Critiquing the rationales for using comparative judgement: a call for clarity

By Kate Tremain Kelly, Mary Richardson, Talia Isaacs


Comparative judgment is gaining popularity as an assessment tool, including for high-stakes testing purposes, despite relatively little research on the use of the technique. Advocates claim two main rationales for its use: that comparative judgment is valid because humans are better at comparative than absolute judgment, and because it distils the aggregate view of expert judges.

We explore these contentions. We argue that the psychological underpinnings used to justify the method are superficially treated in the literature. We conceptualise and critique the notion that comparative judgment is ‘intrinsically valid’ due to its use of expert judges. We conclude that the rationales as presented by the comparative judgment literature are incomplete and inconsistent.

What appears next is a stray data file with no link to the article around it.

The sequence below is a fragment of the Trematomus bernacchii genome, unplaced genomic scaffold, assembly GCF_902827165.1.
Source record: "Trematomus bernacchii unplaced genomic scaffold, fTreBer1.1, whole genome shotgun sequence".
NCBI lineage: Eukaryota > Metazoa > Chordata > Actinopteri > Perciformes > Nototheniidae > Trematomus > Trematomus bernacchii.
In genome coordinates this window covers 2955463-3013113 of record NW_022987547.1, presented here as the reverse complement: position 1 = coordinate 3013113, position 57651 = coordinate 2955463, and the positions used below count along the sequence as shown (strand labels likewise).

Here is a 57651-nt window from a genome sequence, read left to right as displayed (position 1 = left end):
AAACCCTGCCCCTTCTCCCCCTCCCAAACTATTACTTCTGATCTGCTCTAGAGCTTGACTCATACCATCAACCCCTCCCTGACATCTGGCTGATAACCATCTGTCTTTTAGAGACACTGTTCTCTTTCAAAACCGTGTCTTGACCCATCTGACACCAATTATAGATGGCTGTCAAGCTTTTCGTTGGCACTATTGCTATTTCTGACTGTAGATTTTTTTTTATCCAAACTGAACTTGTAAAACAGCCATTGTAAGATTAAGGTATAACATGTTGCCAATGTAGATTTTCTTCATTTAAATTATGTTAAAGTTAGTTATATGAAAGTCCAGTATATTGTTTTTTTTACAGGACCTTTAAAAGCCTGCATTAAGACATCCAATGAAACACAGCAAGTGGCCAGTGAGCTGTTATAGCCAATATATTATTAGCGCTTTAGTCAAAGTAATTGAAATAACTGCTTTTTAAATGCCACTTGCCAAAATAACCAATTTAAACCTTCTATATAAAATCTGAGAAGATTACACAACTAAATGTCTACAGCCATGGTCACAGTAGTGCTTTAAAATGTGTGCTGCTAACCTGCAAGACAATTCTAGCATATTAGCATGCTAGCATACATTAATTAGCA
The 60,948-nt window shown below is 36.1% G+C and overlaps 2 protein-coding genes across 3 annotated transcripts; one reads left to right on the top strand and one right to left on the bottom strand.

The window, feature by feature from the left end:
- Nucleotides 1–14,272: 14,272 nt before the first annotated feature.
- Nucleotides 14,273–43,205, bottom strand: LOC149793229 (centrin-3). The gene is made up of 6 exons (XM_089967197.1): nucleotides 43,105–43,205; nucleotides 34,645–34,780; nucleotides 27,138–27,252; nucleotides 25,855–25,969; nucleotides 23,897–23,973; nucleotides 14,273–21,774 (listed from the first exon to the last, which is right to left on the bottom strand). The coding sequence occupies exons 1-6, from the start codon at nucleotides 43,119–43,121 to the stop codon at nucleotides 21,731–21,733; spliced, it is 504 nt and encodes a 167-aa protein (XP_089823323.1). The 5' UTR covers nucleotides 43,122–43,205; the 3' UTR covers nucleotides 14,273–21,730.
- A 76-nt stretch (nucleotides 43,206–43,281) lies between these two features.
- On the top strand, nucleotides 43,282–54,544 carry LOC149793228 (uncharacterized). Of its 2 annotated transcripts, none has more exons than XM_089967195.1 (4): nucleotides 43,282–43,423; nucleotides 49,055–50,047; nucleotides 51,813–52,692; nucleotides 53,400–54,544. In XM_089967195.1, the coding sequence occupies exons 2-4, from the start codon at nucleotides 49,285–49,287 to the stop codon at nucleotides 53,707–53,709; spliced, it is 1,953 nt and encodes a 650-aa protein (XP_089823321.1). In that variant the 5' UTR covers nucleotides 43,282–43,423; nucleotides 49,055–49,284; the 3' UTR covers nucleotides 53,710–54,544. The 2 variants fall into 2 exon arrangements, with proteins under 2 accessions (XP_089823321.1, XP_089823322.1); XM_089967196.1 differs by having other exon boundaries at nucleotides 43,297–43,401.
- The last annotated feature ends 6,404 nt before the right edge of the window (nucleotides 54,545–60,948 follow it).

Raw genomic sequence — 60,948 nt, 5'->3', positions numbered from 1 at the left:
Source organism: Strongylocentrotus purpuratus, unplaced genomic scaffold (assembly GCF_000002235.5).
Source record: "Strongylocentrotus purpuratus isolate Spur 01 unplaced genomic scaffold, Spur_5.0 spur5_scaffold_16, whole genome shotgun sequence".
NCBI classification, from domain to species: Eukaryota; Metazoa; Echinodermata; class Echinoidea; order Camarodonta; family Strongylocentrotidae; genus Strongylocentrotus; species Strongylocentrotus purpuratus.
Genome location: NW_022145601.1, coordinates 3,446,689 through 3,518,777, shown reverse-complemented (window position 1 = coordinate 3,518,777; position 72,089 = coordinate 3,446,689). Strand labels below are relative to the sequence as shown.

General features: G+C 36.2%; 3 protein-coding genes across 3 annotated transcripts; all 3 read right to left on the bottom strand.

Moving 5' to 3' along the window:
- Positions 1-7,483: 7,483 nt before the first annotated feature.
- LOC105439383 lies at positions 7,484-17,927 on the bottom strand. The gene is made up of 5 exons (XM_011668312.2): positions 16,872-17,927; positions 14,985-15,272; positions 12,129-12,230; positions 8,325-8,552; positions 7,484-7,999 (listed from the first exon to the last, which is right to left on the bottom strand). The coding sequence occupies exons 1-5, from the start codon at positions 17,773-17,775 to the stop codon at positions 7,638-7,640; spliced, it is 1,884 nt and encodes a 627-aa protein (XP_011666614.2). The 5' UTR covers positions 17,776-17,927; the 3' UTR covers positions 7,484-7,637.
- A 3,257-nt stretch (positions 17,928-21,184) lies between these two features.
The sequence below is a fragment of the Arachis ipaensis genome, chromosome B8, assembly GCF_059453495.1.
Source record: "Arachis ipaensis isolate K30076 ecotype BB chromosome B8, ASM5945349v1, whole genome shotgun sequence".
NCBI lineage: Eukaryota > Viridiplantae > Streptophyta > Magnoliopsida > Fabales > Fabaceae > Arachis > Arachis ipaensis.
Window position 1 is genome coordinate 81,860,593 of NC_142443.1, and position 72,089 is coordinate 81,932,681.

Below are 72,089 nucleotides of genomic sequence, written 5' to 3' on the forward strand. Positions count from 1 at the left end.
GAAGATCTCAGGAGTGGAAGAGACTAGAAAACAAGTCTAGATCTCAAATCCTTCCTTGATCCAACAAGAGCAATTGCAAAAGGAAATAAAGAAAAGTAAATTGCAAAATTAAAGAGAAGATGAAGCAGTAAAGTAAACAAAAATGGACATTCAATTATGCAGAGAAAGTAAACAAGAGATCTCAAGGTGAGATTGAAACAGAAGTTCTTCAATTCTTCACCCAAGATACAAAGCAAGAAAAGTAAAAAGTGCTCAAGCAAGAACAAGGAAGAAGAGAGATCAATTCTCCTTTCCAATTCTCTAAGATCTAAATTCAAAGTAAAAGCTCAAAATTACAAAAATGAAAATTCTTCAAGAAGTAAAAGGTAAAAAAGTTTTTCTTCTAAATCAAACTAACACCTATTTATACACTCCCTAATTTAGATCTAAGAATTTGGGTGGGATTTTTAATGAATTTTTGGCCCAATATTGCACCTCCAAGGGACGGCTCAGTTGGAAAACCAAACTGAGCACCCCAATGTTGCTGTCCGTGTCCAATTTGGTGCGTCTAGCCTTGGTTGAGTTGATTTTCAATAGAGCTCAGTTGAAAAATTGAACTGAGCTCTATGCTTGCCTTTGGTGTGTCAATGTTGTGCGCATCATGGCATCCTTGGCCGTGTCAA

We recommend that future work should clarify its position regarding the psychological underpinnings of comparative judgment, and if necessary present a more compelling case; for example, by integrating the comparative judgment literature with evidence from other fields.


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